The Board of Directors plays a vital role in overseeing the mission, vision and overall vitality of the Portland Food Co-op. We need an active and involved Board to be a successful co-op, and are thankful that these seven Member-Owners have offered their time and talent to that end. This year’s candidates, in alphabetical order by first name are:
- Chip Kaufmann
- Mary Harkins Becker
- Mary Malia
- Megan Banner Sutherland
- Nolan Stewart
- Sarah Alexander
- Steve Papaccio
To read more about our newly elected Board members, scroll below or click on any of the Board candidate names above.
Voting begins at our Annual Celebration on Thursday, April 26th at the Portland House of Music and Events, where we will have an elections table. It will continue through 5 pm on Thursday, May 10th, either online or in the store. We will have an elections table at the front of the store. We will also have an online voting option on our website. All Member-Owners who have provided us with current email addresses will receive an email with a direct link to the voting page. It will also be available to anyone who visits this page.
Voting is open to all Co-op Member-Owners who joined on or before April 2, 2018 and whose equity payments were current as of March 2, 2018. Voters must also have shopped at the Co-op at least once in the last year (April 2, 2017 – April 2, 2018).
Please email email@example.com if you have any questions.
My experience in management comes from the founding in Portland of my non-profit performing arts organization The Longfellow Chorus, with its eleven years of innovative programs and seven years of the popular annual “Longfellow February Frostbite Road Race” on Congress Street. I’ve lived in Portland since 2001, having raised my family in Biddeford during the 1990s. I value the fact that Maine has been my “home base” since 1975, when my parents moved to a farm near Sanford, complete with sheep, cattle, pigs, poultry and hayfields. But I also value the years spent away. In the mid-1980s, as a professional bassoonist, I lived in Bergen, Norway, as a member of the Bergen Philharmonic Orchestra. My oldest son, Nick, who now lives in Portland, was born in Norway. I’ve been shopping in food co-ops or natural food stores since about 1980, when I was a graduate student living in Connecticut. Back then, $20 bought a week’s worth of groceries in the now-defunct New Haven Food Co-Op, a place that had the radical mission—the Zeitgeist of the 1970s—of experimenting with “new models of participatory democracy.” That cooperative idealism of the old New Haven Food Co-Op did not survive bankruptcy, and this is the risk we face when we dare to be innovative. What’s exciting to me about the Portland Food Co-op is that, nearly forty years later, I can still purchase food in a place where “new models of participatory democracy” is still the goal. Gone is the working member. New is the fellow investor. A journalist once wrote, “She who can, dares; she who dares, can.” My goal as a member of the board of Portland Food Co-op will be to help transform reflection into action and turn idealism into practicalism.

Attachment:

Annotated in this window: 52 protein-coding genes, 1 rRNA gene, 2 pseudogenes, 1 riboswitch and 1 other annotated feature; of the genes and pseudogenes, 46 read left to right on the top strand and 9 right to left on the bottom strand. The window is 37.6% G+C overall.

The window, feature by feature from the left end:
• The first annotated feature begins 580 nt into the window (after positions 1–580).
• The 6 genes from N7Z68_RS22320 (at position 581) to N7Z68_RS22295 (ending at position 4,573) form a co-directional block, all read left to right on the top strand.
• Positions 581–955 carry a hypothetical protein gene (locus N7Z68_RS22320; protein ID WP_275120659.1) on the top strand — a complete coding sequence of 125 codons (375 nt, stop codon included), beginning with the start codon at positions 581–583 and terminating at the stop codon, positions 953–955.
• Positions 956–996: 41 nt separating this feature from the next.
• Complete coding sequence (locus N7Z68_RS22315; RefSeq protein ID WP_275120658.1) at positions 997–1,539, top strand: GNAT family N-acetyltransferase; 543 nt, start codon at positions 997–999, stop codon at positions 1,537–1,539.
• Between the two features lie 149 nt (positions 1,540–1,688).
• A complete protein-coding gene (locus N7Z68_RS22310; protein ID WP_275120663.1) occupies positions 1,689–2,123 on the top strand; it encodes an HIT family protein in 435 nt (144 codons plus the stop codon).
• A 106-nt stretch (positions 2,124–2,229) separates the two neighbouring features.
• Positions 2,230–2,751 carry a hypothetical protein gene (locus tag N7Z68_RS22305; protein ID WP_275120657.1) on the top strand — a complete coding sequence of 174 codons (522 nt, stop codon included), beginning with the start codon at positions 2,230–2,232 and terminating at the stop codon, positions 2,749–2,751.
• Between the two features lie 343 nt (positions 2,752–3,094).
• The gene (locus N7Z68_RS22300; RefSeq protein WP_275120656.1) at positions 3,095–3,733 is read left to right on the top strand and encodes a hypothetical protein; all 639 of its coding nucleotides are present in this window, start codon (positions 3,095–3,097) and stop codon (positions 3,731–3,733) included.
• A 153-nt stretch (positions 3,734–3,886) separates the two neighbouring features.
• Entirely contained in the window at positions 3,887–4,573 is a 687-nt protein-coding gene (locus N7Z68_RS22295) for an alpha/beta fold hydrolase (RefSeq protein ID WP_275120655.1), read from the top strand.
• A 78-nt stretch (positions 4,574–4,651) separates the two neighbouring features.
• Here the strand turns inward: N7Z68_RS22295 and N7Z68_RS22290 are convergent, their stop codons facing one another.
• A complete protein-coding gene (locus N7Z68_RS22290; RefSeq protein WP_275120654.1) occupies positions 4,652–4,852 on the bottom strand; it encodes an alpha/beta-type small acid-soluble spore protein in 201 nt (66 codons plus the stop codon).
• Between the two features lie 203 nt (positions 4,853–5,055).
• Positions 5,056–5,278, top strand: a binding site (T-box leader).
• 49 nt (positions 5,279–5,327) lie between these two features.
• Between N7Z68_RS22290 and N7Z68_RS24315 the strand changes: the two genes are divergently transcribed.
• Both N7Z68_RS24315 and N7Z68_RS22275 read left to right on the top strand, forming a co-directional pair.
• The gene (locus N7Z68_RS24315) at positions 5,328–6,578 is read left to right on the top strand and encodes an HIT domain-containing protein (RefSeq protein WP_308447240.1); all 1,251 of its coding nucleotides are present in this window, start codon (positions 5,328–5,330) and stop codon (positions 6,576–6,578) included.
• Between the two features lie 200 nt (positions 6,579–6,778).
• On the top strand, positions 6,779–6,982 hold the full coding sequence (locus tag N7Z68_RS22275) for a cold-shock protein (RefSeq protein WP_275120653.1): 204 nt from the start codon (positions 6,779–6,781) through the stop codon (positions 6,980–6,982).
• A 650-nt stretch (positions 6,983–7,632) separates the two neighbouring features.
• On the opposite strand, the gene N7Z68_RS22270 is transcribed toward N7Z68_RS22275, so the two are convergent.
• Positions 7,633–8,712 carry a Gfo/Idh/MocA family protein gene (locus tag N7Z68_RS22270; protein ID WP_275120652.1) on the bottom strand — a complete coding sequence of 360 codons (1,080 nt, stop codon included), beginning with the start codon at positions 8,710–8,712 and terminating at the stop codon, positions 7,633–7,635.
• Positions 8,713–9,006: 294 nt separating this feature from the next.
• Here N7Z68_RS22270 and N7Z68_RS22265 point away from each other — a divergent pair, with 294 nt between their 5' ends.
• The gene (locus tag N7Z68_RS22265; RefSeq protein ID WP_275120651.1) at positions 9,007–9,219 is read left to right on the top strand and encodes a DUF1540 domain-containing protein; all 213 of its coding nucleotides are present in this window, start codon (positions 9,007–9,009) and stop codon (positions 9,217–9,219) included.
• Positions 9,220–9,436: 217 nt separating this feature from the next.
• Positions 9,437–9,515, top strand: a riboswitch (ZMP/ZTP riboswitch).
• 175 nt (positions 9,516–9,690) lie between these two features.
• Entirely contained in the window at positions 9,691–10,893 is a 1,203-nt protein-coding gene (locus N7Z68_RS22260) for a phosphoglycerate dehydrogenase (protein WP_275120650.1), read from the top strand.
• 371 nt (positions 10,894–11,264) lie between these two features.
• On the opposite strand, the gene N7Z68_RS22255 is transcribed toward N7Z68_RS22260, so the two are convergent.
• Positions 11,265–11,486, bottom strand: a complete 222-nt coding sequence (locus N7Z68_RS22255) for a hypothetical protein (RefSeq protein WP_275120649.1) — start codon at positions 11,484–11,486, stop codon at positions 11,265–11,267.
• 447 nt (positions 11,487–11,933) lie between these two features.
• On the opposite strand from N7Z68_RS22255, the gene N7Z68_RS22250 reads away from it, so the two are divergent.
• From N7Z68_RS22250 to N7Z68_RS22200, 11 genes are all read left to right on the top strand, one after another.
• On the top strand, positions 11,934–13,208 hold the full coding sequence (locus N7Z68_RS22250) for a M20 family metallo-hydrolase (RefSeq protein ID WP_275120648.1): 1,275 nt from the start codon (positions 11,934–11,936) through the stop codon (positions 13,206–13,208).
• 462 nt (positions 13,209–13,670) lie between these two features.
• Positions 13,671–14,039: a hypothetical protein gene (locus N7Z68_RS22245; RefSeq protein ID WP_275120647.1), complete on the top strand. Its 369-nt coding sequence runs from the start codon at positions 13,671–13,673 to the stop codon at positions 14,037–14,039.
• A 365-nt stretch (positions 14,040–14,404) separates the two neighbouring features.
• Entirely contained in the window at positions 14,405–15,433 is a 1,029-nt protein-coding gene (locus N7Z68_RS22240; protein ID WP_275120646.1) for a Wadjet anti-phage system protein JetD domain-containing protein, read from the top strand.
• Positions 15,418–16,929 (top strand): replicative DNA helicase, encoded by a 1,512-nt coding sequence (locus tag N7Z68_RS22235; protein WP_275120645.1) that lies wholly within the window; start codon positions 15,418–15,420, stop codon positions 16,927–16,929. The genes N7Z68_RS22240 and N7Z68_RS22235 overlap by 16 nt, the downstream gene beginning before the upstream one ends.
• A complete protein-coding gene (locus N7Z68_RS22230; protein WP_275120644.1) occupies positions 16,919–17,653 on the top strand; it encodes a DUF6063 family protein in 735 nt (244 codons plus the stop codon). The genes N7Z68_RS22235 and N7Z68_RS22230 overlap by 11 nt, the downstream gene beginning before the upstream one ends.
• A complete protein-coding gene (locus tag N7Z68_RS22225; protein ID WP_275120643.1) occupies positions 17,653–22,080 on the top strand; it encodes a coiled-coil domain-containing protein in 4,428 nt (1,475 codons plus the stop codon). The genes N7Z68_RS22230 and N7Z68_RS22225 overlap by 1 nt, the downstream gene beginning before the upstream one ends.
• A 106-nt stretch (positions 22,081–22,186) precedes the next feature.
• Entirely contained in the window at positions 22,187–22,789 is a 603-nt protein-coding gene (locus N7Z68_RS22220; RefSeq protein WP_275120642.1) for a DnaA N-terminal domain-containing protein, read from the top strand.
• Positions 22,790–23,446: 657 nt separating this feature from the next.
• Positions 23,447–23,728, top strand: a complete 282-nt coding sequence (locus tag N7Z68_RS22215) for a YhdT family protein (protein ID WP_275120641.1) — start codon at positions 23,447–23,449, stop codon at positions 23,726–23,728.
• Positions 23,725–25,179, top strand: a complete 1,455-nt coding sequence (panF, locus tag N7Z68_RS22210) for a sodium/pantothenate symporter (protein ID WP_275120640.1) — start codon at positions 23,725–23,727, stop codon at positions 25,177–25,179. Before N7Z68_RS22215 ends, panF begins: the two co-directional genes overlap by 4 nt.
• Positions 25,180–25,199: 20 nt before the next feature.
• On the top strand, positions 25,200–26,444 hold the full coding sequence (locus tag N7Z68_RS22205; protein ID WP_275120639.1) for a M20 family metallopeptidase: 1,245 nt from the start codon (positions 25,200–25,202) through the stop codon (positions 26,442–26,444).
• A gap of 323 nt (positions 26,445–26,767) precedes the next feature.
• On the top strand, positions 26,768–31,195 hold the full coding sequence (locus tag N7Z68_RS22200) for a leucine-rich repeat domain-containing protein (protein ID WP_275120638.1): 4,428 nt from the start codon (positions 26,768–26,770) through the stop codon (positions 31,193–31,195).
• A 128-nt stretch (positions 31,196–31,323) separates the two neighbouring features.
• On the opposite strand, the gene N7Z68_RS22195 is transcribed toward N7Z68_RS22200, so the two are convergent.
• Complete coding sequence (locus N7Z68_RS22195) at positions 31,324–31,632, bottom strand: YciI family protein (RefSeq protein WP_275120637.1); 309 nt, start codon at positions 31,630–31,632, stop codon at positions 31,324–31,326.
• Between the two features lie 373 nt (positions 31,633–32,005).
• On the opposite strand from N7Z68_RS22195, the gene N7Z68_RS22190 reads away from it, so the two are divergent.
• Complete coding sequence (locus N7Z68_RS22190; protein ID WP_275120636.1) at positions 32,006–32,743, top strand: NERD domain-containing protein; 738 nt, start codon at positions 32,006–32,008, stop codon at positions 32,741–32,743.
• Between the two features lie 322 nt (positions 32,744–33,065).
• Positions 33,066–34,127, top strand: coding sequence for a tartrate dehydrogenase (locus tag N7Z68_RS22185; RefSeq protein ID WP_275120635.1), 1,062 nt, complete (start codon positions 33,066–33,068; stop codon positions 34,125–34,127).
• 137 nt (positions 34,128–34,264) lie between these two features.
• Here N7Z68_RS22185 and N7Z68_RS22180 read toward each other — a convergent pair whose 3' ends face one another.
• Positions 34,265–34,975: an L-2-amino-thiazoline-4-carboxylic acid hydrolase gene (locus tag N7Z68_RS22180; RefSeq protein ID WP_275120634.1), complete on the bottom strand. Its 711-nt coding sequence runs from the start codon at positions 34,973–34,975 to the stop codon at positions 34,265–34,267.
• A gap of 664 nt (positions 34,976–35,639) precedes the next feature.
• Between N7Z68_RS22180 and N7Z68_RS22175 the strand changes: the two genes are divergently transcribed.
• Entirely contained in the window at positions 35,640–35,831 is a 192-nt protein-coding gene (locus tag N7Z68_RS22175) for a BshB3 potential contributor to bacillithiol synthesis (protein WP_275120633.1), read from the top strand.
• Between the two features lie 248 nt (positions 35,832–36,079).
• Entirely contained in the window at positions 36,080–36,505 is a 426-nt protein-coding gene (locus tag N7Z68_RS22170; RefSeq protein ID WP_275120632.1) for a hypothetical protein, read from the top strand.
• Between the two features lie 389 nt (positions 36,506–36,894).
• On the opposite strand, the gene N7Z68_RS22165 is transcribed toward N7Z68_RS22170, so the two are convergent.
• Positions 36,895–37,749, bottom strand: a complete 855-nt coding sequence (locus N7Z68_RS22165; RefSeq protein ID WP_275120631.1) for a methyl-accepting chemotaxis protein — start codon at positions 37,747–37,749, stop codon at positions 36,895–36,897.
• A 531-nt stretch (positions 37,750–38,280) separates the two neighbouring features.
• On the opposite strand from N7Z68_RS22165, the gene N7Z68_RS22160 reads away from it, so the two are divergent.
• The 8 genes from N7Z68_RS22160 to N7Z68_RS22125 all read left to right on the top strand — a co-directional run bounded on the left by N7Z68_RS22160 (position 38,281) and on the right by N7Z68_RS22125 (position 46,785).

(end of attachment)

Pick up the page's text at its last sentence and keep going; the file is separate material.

Mary Harkins Becker
Hi fellow coop member owners! My name is Mary Becker, and I am interested in joining your coop’s board of directors. I have been a part of food coops since high school, and now that I have the time to serve, I am happy to do so. Why am I applying? The Portland Coop is a special place: A community center, a local market place, a cultural exchange. It is also a means of keeping our money and politics local and a means of minimizing our carbon foot prints. It is an inclusive community welcoming all, and the only place in Portland you can access locally sourced food knowing that those who grew it and sold it were treated and paid fairly. Most important to many consumers is the trust that the prices charged are fair and reasonable.